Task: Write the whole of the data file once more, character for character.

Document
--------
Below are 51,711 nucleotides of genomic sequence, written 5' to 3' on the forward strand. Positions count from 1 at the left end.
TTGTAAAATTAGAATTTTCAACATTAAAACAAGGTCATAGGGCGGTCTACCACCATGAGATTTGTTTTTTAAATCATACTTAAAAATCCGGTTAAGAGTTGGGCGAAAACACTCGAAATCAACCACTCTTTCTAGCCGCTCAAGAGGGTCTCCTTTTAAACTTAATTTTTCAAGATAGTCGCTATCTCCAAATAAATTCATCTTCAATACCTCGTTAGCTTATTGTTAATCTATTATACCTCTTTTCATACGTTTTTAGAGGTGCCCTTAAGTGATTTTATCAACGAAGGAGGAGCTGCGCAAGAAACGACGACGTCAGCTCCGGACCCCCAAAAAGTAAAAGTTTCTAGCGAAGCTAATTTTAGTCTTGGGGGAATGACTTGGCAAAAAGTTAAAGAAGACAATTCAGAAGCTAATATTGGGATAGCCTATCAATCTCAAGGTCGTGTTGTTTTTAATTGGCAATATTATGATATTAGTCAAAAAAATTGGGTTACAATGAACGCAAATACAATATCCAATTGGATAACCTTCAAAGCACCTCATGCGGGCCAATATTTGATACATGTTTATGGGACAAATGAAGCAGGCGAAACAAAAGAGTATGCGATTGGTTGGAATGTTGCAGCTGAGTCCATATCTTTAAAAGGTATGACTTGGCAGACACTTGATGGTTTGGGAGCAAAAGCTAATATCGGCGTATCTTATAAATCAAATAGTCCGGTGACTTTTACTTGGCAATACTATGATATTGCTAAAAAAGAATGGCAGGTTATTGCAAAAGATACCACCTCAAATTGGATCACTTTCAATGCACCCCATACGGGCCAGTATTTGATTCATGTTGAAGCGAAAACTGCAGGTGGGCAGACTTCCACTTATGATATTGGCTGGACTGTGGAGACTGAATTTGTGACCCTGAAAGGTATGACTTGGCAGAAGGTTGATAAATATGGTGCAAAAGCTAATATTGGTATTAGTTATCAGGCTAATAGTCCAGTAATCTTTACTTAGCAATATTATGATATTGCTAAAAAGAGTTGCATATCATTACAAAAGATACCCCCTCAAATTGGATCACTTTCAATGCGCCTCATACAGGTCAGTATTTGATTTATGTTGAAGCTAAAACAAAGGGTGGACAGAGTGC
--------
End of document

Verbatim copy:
Below are 51,711 nucleotides of genomic sequence, written 5' to 3' on the forward strand. Positions count from 1 at the left end.
TTGTAAAATTAGAATTTTCAACATTAAAACAAGGTCATAGGGCGGTCTACCACCATGAGATTTGTTTTTTAAATCATACTTAAAAATCCGGTTAAGAGTTGGGCGAAAACACTCGAAATCAACCACTCTTTCTAGCCGCTCAAGAGGGTCTCCTTTTAAACTTAATTTTTCAAGATAGTCGCTATCTCCAAATAAATTCATCTTCAATACCTCGTTAGCTTATTGTTAATCTATTATACCTCTTTTCATACGTTTTTAGAGGTGCCCTTAAGTGATTTTATCAACGAAGGAGGAGCTGCGCAAGAAACGACGACGTCAGCTCCGGACCCCCAAAAAGTAAAAGTTTCTAGCGAAGCTAATTTTAGTCTTGGGGGAATGACTTGGCAAAAAGTTAAAGAAGACAATTCAGAAGCTAATATTGGGATAGCCTATCAATCTCAAGGTCGTGTTGTTTTTAATTGGCAATATTATGATATTAGTCAAAAAAATTGGGTTACAATGAACGCAAATACAATATCCAATTGGATAACCTTCAAAGCACCTCATGCGGGCCAATATTTGATACATGTTTATGGGACAAATGAAGCAGGCGAAACAAAAGAGTATGCGATTGGTTGGAATGTTGCAGCTGAGTCCATATCTTTAAAAGGTATGACTTGGCAGACACTTGATGGTTTGGGAGCAAAAGCTAATATCGGCGTATCTTATAAATCAAATAGTCCGGTGACTTTTACTTGGCAATACTATGATATTGCTAAAAAAGAATGGCAGGTTATTGCAAAAGATACCACCTCAAATTGGATCACTTTCAATGCACCCCATACGGGCCAGTATTTGATTCATGTTGAAGCGAAAACTGCAGGTGGGCAGACTTCCACTTATGATATTGGCTGGACTGTGGAGACTGAATTTGTGACCCTGAAAGGTATGACTTGGCAGAAGGTTGATAAATATGGTGCAAAAGCTAATATTGGTATTAGTTATCAGGCTAATAGTCCAGTAATCTTTACTTAGCAATATTATGATATTGCTAAAAAGAGTTGCATATCATTACAAAAGATACCCCCTCAAATTGGATCACTTTCAATGCGCCTCATACAGGTCAGTATTTGATTTATGTTGAAGCTAAAACAAAGGGTGGACAGAGTGC